He used not just the story from the Gospel, but also the Psalm. No story line there. But he and the children with their whole bodies lived out the praise of the Psalm. Later he and I met with some of the oldest members of the congregation and engaged the same texts. Or, more clearly, the texts engaged us. We carry the Word and the Word carries us. Here was the wisdom of the ages, the pain and joy, and the still unanswered questions, from the same text in the same church on the same morning. We are called to engage and be engaged by the scriptures by all the people all week along. That is the joyful challenge to which we as a congregation and its councils and committees are called.

Having broadened the question from both directions, I then come back to the more narrow subject. It's not that I was avoiding your question. I answer by not taking the beloved practice of children's sermons away from people, but by helping them experience that as only a small part of the potential of children's ministry, all ministry, in the church. Yes, I have seen children gathered around the pastor sharing the text for the day while the congregation listened on. It's not that I don't like children's sermons. I just don't like children's sermons done badly.

Here's where I come back to the "Who is the Child?" and "Whose is the Child?" questions and some rubrics I have for children's sermons.
1. They need to be grounded in the Word of God, not just lightly connected through some cute story. Here's where I find books on children's sermons can be counter-productive. I think it is difficult to prepare a children's sermon. One should spend a great deal of work on it. Too often it's just an afterthought. There are, of course, pastors who deeply care and carefully prepare.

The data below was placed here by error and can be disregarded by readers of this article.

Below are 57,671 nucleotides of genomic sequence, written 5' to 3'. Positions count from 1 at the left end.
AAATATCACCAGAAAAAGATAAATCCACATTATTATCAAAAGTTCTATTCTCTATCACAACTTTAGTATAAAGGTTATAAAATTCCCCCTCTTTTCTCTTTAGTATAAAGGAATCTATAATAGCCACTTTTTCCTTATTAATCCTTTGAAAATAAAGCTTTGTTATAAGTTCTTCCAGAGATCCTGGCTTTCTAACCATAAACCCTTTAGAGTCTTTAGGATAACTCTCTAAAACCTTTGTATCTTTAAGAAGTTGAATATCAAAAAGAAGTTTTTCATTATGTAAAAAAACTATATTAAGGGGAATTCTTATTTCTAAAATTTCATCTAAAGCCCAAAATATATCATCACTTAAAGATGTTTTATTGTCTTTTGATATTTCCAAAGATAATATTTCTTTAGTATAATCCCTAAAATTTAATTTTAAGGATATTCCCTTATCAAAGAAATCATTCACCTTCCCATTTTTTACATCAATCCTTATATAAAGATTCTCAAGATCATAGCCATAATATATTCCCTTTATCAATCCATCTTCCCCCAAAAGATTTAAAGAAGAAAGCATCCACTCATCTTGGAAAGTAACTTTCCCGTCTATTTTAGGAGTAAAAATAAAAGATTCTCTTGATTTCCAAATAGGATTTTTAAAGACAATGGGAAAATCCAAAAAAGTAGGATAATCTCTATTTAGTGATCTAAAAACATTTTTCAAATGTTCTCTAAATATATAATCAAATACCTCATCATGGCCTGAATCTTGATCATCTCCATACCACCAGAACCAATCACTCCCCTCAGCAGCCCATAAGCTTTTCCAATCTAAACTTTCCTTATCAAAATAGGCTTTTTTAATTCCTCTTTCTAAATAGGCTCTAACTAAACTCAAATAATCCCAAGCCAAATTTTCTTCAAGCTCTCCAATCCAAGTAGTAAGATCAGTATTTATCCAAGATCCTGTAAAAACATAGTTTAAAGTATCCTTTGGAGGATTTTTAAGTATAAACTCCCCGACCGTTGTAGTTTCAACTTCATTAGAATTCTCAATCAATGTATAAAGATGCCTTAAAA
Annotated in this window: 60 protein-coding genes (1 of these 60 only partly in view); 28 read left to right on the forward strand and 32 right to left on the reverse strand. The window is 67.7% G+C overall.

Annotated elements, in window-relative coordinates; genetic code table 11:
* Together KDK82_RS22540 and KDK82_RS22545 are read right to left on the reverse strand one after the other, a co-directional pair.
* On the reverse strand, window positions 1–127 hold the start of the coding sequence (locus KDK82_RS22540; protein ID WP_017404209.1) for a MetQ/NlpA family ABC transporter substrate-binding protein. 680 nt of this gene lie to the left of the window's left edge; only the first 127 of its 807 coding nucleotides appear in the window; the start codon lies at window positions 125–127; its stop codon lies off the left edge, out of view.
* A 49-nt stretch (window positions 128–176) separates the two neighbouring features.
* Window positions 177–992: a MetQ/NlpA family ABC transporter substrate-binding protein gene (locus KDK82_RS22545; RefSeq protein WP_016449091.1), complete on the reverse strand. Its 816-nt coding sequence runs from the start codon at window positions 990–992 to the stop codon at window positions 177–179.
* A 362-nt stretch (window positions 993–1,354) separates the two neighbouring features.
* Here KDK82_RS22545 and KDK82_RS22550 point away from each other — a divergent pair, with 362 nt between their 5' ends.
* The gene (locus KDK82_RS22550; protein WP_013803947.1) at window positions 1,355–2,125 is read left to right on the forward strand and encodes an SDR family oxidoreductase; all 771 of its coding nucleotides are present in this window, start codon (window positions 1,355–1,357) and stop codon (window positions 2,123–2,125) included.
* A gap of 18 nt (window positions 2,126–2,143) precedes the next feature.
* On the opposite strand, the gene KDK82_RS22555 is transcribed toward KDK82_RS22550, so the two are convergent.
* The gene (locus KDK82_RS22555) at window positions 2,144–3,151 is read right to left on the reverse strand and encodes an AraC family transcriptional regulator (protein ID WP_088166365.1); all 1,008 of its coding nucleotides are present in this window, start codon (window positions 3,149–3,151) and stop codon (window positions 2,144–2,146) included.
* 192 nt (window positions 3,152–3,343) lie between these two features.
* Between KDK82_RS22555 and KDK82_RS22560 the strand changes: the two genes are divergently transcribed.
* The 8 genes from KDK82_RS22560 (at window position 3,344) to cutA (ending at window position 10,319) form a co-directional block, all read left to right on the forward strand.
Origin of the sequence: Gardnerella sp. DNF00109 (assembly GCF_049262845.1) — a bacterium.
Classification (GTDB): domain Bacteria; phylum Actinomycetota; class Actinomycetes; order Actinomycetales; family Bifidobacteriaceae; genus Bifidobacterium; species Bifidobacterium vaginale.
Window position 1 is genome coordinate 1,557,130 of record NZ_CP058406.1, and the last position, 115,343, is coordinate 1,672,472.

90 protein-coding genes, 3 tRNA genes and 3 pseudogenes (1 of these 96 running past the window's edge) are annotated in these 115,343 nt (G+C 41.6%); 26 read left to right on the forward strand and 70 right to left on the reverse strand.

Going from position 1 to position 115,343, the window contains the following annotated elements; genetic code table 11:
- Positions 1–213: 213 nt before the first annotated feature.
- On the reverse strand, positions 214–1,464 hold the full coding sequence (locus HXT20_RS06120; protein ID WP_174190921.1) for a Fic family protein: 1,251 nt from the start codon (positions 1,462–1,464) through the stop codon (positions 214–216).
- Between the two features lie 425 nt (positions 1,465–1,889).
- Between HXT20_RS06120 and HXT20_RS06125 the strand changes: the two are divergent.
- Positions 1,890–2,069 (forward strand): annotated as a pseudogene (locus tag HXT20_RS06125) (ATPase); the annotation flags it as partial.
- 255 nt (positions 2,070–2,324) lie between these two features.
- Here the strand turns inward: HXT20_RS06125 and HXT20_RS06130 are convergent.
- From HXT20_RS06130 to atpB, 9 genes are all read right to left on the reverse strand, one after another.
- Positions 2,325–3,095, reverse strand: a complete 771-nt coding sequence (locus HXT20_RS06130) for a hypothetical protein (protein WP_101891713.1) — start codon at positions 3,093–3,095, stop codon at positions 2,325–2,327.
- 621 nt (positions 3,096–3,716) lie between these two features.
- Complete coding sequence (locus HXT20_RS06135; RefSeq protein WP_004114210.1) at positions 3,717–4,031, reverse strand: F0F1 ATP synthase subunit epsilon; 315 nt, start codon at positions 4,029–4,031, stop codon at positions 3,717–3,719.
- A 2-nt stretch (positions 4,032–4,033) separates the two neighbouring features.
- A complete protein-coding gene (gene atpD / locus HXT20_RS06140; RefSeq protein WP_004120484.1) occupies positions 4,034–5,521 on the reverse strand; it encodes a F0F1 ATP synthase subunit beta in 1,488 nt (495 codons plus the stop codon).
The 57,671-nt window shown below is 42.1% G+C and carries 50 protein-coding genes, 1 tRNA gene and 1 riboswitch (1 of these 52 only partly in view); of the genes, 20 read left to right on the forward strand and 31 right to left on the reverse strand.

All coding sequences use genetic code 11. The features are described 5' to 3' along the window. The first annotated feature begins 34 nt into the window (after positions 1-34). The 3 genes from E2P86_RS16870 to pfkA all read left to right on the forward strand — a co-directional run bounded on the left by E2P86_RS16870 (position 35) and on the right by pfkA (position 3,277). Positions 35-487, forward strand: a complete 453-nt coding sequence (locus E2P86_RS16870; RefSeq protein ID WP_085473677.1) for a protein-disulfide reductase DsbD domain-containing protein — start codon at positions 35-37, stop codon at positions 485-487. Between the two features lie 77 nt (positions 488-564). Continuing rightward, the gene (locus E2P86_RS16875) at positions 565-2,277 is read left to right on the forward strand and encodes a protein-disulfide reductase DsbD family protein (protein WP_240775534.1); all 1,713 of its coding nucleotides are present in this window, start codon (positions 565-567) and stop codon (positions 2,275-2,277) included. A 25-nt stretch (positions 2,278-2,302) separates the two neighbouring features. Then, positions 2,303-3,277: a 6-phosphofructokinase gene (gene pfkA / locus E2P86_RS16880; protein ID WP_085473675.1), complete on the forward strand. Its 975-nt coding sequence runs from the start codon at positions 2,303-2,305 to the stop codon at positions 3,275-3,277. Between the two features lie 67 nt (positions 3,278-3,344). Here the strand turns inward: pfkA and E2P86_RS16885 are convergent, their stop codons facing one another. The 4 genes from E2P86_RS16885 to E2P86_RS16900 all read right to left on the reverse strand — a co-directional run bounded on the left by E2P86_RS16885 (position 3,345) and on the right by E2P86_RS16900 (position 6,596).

2. Those who give children's sermons need to be and become theologically educated. That means pastors need ongoing growth theologically. And it certainly means that theologically trained leaders, pastors, diaconal ministers, deaconesses, associates in ministry, need to be working with any lay people who are preparing children's sermons. I believe this about ongoing theological education for and with those with teaching ministries in the congregation as well, of course.

3. The name: “Children's sermon” implies children don't listen to the "real" sermon. And there are those adults who proudly say "I got the most out of the children's sermon." "Children's time" assumes that's the only time the pastor or caring adults spend with children, or that being in front is the only place of worship. So, name? Maybe the problem with the name reveals the problem with the concept.

4. All of the above has been speaking to "Whose is the child?" Certainly the child is a person created by God, beloved by Christ and filled with the Spirit. The child does not belong to the parent. The child, all children, are children of the whole congregation. And seeing children as special enough to be seen and heard in church is very important. I do not mean to diminish that. Likewise the caring congregation needs always to be reaching out to children from the neighborhood and beyond. How does our comprehensive ministry of the Word do that? And how does the place of the child in Sunday worship do that?

5. "Who is the child" asks the very, very important developmental question. The fact that I have come to that last means it is not of least but of utmost importance. I think it would be great for those who work with education and worship to take time to learn more about child development, particularly about concrete reasoning and abstract concept. And, while you are at it, talk about the problems with asking, "Guess what I'm thinking" questions. This kind of adult education would be helpful for the whole range of ministry among children.